I hope that we remember this someday.

For you all, I wish the merriest of Christmases. I had a wonderful celebration with an abundance of food, gifts, and family. I hope that the next year finds me giving more to those who truly need it, and sharing that joy with my family and loved ones.

Monday, December 16, 2013

Less With More?

Another Holiday season is barreling down upon us.
As it does, I find myself taking pause, looking around, and wondering about our rabid consumption of goods and services. I'm older and wiser this year, and I've been thinking long and hard about how to do more things I value in my life without having to serve the man.

Can I do more with less?

How much of my life is simply excess? How much do I enjoy that others might consider unattainable? I have a place to live (and sometimes I wonder if it's just too large), I have food to eat (I find myself spending too large a portion of each paycheck on dining out), and I have gas for my car (oh, that... yeah), I don't travel as much as I'd like, and I don't have a luxury car (or a luxury anything, for that matter!). So what is it that keeps me in the grind every day? I don't feel particularly rewarded at the end of my work day, I don't feel like I've made all that big a difference, and I usually feel too spent to do much of anything creative when I get home. I long to create, to make, to paint, to sing, to play... I ache for the Muse to grab my hand and show me what I have to give to the world.

So, back to the question: Can I do more with less?
I think it might boil down to me taking a hard look at what is important to me at this place in my life. Do I need to buy so many meals out? Do I need to keep wandering the aisles looking for the next best anything? Do I really need another something-or-other?  The answer is no. I can see places I could save money and still be happy. But I worry that living frugally will be more difficult than I expect.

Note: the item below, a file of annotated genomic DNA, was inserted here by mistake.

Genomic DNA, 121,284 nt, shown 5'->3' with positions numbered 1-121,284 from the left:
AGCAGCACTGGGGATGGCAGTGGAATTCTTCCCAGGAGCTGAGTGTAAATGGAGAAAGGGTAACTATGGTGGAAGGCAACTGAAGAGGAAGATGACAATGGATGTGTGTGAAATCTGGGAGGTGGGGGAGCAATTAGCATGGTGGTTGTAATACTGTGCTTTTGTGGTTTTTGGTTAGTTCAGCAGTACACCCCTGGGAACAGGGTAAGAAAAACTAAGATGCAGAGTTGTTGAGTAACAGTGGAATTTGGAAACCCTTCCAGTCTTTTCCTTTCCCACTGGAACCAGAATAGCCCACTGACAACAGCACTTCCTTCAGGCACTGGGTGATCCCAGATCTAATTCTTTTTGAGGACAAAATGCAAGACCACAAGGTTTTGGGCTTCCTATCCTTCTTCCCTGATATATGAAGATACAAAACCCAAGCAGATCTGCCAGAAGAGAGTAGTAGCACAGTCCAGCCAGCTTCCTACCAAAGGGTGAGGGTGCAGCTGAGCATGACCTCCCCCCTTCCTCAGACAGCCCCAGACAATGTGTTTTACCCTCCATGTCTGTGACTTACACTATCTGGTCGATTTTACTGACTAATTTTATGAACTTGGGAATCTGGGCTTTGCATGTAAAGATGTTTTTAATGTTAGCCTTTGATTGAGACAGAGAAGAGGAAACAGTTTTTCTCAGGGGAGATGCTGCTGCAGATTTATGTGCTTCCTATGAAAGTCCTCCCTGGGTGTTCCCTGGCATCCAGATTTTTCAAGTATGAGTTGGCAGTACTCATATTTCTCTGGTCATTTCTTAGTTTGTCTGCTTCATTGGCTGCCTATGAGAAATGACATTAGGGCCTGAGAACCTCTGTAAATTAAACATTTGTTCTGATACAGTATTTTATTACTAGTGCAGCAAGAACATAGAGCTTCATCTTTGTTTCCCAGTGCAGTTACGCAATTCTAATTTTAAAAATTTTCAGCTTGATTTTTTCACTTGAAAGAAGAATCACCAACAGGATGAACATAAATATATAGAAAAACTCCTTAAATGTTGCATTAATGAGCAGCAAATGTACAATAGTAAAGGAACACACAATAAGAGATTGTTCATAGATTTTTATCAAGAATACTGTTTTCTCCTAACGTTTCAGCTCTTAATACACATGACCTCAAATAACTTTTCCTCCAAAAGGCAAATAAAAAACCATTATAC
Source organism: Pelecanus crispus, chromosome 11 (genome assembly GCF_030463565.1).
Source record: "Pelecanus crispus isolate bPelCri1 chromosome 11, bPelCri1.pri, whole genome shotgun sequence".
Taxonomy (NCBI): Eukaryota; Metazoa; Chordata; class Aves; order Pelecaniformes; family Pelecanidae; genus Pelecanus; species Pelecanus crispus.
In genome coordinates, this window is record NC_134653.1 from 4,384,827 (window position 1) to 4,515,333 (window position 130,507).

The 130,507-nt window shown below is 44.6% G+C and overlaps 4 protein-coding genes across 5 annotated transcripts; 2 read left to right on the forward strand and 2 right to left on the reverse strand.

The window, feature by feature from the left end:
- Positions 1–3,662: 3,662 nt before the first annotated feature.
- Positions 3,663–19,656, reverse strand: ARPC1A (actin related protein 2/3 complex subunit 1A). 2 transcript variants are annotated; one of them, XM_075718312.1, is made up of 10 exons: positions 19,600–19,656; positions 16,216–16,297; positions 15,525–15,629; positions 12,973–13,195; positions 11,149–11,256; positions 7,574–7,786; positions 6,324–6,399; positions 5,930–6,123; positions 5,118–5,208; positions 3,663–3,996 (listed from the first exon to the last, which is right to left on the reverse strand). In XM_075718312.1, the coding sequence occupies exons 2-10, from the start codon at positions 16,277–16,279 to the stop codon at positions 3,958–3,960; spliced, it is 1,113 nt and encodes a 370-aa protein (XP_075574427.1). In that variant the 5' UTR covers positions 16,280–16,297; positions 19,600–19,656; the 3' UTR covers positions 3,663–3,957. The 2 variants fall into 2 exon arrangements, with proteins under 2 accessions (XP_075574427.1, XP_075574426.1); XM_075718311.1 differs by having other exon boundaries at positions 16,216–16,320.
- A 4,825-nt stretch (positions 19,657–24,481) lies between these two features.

I consider myself pretty cheap most of the time. Here as with the rest of my life, however, I am split. I appreciate good quality products, yet try to find bargains. I know the difference between good and cheap cookware, bottom-end and better knives, and better fabrics. I like to eat a really good steak, or slab of fish. I think my tastes lean towards the better quality foods in general. But I accept that I can't always buy the better item. I rejoice when I find a Henckels knife at the local Savers, or a stainless Calphalon pan needing a cleaning. I know what 21-oz wool feels like versus a wool blend. I think I've got pretty good taste in drapery and shoes as well. But could I do more with less? In many ways, I already do.

I guess I can. Maybe it's time to make an effort to reign in my spending to a point where I can begin to really see a difference. Pack more lunches and watch those little spending binges. Maybe I am ready to sell off my extra items and begin to free myself from all the things I claim no attachment to. I think so.

I want to. And with that, I set the wheels in motion.